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I have two arrays, search and target. I want to find the longest sequence of elements of search that starts from the beginning of search and which also appears in the same consecutive order in target. Then I want to return a copy of target with those elements removed.

Here are some examples:

search = [4, "apple", 6, "turnip"]
target = [5, "apple", 4, "orange"]
=> [5, "apple", "orange"]           # Delete [4], the longest matching
                                    # prefix of `search`.

search = [4, "apple", 6, "turnip"]
target = [5, "apple", 4, "apple"]
=> [5, "apple"]                     # Delete [4, "apple"], the longest matching
                                    # prefix of `search`.

search = [4, "apple", 6, "turnip"]
target = [5, "apple", 6, 7]
=> [5, "apple", 6, 7]               # Nothing was matched; don't delete anything.

What's the most concise way to perform this check?

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4 Answers 4

The solution by Nikita is a good one if you want simple solution that runs in O(m.n) where m and n are lengths of target and search strings.

You can do this in linear time with a bit complex implementation if you need it. Your problem is very much like a general string search problem. Most efficient string search algorithms work backwards so they are good at finding suffixes (if not exact match). Since you want prefix, you would need to first reverse your search and target strings. Then either run Boyer-Moore or KMP string search. Usual implementations of these algorithms would just give you exact matches. But with slight modification, you can remember the longest prefix match as well. When you are done, you can go back and delete it in another linear pass.

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I don't have time to work out a full solution, but I'd say there are two approaches:

  1. Use a pair of external iterators to run over the arrays in parallel. There are tutorials on parallel iteration around on the internet, or check out a copy of The Ruby Programming Language which has a good description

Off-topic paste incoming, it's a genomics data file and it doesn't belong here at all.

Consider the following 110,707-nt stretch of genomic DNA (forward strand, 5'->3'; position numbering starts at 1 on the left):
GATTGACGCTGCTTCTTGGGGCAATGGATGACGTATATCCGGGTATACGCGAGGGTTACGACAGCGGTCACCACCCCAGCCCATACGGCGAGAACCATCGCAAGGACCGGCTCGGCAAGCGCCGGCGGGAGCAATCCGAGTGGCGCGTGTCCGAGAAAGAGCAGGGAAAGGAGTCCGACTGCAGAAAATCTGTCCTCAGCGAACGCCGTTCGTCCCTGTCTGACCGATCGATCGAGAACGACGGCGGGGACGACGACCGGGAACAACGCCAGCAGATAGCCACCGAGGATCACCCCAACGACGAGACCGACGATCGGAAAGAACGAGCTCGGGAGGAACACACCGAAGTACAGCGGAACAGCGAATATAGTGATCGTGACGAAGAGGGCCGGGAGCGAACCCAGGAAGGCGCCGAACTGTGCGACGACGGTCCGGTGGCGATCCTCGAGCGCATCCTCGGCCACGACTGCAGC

2. Alternatively you could loop over the search array, popping items off the target array, until either the target array is empty (in which case whereever you got to in the search is your prefix), or you get to the end of the search array (in which case it is entirely contained in the target array).

There's a nice recipe for parallel iteration at http://flylib.com/books/en/2.44.1.124/1/

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Well, this looks simple and compact enough and doesn't compromise complexity

s_index = 0
result = target.select do |t|
  match = search[s_index] == t
  s_index += 1 if match
  !match
end

Array#select docs

Improvements are welcome!
Also, if your search array can contain nil values, you'll need a border check here (s_index < search.length).

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You can use something like the code below. But it definitely not tuned for performance.

class Array
  def remove(start, length)
    length.times {delete_at start}
    self
  end
end

def remove(a,b)
  b.length.downto(1) do |len|
    index = a.each_cons(len).to_a.index b[0,len]
    return a.remove(index, len) if index
  end
  return a
end

search = [4, "apple", 6, "turnip"]
target = [5, "apple", 4, "orange"]
remove target, search
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